Avoid the Limited Knowledge, Unlimited Judgment Syndrome

Avoid the Limited Knowledge, Unlimited Judgment Syndrome
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Once, I was giving a public lecture in New York. Everybody seemed to be enjoying it quite a bit, except for one man. He looked bored and fidgety as he stared out the window. Finally, I couldn’t help myself and asked him. “What do you think of what I’m saying?” I asked.

He responded by saying, “Oh, I already know all that stuff.”

“Oh really? You already knew about the Three Realms of Existence, my perspective on Darwinism and Creationism…?” I continued, listing more examples.

He said, “No, I just don’t care about any of that.”

My jaw dropped as I looked at him in disbelief.

“So,” I said. “Anything you already know is a waste of time, and anything you don’t know just doesn’t interest you. Where is there any room for learning?”

He said, “Oh, I teach the same sort of thing, so I don’t really need to listen to it all.”

This attitude might seem a little humorous, except for the fact that it’s so sad, not to mention common. Incredibly, we often form our opinions and judgments with very limited knowledge and have no interest in looking any deeper into it. Oftentimes these judgments are a result of a first impression. The first impression of anyone or anything that is new is very difficult to get past. It becomes our assumption of truth.

Gossip is a very common source of limited knowledge and unlimited judgment. A friend of yours could receive a phone call from someone who vents some slanderous or partially informed opinion about a situation involving you. That biased information could trigger a lingering, though unfair judgment of you. Such judgments can be very difficult to get past. Try as you might to clear up the issue, that judgment could be permanently fixed in your friend’s mind. Limited knowledge can create permanent and unlimited judgments.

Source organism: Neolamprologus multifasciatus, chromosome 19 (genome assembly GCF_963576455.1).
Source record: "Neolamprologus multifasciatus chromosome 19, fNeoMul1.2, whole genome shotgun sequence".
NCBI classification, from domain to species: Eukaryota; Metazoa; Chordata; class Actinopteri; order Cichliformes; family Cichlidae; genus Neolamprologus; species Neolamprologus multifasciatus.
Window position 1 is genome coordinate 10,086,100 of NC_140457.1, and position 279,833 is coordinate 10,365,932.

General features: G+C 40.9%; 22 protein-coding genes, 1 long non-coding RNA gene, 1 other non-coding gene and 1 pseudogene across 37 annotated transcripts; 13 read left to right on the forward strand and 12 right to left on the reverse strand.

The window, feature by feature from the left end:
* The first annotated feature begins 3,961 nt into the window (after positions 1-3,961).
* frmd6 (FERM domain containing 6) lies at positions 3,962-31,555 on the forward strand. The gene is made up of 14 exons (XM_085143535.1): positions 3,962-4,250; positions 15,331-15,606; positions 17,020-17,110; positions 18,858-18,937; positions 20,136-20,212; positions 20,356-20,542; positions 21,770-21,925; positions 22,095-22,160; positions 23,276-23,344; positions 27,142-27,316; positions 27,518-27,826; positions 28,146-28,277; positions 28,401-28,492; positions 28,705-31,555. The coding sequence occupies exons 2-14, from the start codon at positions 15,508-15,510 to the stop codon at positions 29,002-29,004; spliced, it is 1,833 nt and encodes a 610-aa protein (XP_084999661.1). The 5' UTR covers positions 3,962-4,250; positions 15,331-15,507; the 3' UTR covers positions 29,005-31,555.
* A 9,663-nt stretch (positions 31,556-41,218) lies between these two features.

Tragically, we live in a critical and suspicious world. Cynically, we call it having street smarts. P.T. Barnum even coined well-known phrases like “A sucker is born every minute,” and “Nobody ever lost a nickel underestimating the American public.” With limited knowledge, people are just naturally inclined to think the worst. This makes a person feel really sorry for famous people. They become victims of limited tabloid knowledge. And if a negative opinion is formed of them, the judgment becomes permanent. For example, Marilyn Monroe was portrayed as a dumb blond. In actuality, she was very intelligent. Wayne Newton is another great example. He was pigeonholed as a teenager singing Danke Schoen, and to this day, he has to live down that limiting boyish image.

Unfortunately, we gravitate toward negative gossip and rumors to form many of our first impressions. Sadly, somehow negative perspectives are more believable. Why is that? Do we consider it streetwise to think the worst? Or maybe believing the worst case scenario seems to be a wise, safety-first approach?

Many of our viewpoints in relationship with life are based upon limited knowledge. It creates a twisted perception of reality which we call truth. Then we live our lives in accord with that twisted truth. By understanding our tendency to adhere to strong opinions based on very limited knowledge, we can move past it. We can wait to learn more before we judge situations and other people. This is how we become wise, thoughtful, insightful, and open-minded individuals. It’s about looking deeper than the surface impressions. To live better, look deeper.

Michael Mamas is the founder of The Center of Rational Spirituality, a nonprofit dedicated to the betterment of humanity through the integration of ancient spiritual wisdom with modern rational thought. Michael Mamas helps individuals and organizations develop a deeper understanding and more comprehensive outlook by providing a ‘bridge’ between the abstract and concrete, the Eastern and Western, and the ancient and modern. Dr. Mamas writes on a variety of subjects on his blogs, MichaelMamas.net and RationalSpirituality.org.

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